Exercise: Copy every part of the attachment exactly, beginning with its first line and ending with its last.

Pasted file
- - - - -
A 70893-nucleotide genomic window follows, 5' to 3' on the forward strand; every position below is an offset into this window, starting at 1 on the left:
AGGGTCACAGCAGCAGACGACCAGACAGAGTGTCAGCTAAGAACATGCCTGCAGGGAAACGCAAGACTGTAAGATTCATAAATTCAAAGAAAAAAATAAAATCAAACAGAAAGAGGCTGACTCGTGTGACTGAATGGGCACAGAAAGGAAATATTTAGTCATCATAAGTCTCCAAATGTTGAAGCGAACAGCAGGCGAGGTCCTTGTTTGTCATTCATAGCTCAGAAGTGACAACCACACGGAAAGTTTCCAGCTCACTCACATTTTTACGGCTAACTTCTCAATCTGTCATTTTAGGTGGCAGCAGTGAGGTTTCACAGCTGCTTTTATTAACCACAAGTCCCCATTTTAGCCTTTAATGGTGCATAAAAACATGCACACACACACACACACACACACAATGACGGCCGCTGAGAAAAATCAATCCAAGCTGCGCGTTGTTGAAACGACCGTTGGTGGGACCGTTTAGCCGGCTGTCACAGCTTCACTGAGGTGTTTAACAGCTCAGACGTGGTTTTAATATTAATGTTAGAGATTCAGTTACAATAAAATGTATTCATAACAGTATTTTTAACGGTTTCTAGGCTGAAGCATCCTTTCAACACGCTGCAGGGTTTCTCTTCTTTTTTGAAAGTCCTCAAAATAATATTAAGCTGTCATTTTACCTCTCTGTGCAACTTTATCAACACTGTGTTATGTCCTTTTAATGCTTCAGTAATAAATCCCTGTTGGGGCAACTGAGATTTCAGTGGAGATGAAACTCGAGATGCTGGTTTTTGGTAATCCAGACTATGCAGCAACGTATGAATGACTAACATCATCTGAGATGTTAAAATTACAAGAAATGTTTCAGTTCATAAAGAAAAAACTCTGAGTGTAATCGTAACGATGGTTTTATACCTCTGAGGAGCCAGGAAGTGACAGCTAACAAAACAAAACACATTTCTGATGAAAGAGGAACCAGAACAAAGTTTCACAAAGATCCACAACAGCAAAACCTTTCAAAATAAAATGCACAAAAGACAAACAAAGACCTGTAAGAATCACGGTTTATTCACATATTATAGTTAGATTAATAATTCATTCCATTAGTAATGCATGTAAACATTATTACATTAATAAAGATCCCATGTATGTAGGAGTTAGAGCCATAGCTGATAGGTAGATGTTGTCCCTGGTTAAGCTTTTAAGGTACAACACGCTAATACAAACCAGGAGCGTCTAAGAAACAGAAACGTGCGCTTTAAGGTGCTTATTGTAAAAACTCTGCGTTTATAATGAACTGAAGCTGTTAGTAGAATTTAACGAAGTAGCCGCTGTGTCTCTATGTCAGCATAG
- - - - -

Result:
A 70893-nucleotide genomic window follows, 5' to 3' on the forward strand; every position below is an offset into this window, starting at 1 on the left:
AGGGTCACAGCAGCAGACGACCAGACAGAGTGTCAGCTAAGAACATGCCTGCAGGGAAACGCAAGACTGTAAGATTCATAAATTCAAAGAAAAAAATAAAATCAAACAGAAAGAGGCTGACTCGTGTGACTGAATGGGCACAGAAAGGAAATATTTAGTCATCATAAGTCTCCAAATGTTGAAGCGAACAGCAGGCGAGGTCCTTGTTTGTCATTCATAGCTCAGAAGTGACAACCACACGGAAAGTTTCCAGCTCACTCACATTTTTACGGCTAACTTCTCAATCTGTCATTTTAGGTGGCAGCAGTGAGGTTTCACAGCTGCTTTTATTAACCACAAGTCCCCATTTTAGCCTTTAATGGTGCATAAAAACATGCACACACACACACACACACACACAATGACGGCCGCTGAGAAAAATCAATCCAAGCTGCGCGTTGTTGAAACGACCGTTGGTGGGACCGTTTAGCCGGCTGTCACAGCTTCACTGAGGTGTTTAACAGCTCAGACGTGGTTTTAATATTAATGTTAGAGATTCAGTTACAATAAAATGTATTCATAACAGTATTTTTAACGGTTTCTAGGCTGAAGCATCCTTTCAACACGCTGCAGGGTTTCTCTTCTTTTTTGAAAGTCCTCAAAATAATATTAAGCTGTCATTTTACCTCTCTGTGCAACTTTATCAACACTGTGTTATGTCCTTTTAATGCTTCAGTAATAAATCCCTGTTGGGGCAACTGAGATTTCAGTGGAGATGAAACTCGAGATGCTGGTTTTTGGTAATCCAGACTATGCAGCAACGTATGAATGACTAACATCATCTGAGATGTTAAAATTACAAGAAATGTTTCAGTTCATAAAGAAAAAACTCTGAGTGTAATCGTAACGATGGTTTTATACCTCTGAGGAGCCAGGAAGTGACAGCTAACAAAACAAAACACATTTCTGATGAAAGAGGAACCAGAACAAAGTTTCACAAAGATCCACAACAGCAAAACCTTTCAAAATAAAATGCACAAAAGACAAACAAAGACCTGTAAGAATCACGGTTTATTCACATATTATAGTTAGATTAATAATTCATTCCATTAGTAATGCATGTAAACATTATTACATTAATAAAGATCCCATGTATGTAGGAGTTAGAGCCATAGCTGATAGGTAGATGTTGTCCCTGGTTAAGCTTTTAAGGTACAACACGCTAATACAAACCAGGAGCGTCTAAGAAACAGAAACGTGCGCTTTAAGGTGCTTATTGTAAAAACTCTGCGTTTATAATGAACTGAAGCTGTTAGTAGAATTTAACGAAGTAGCCGCTGTGTCTCTATGTCAGCATAG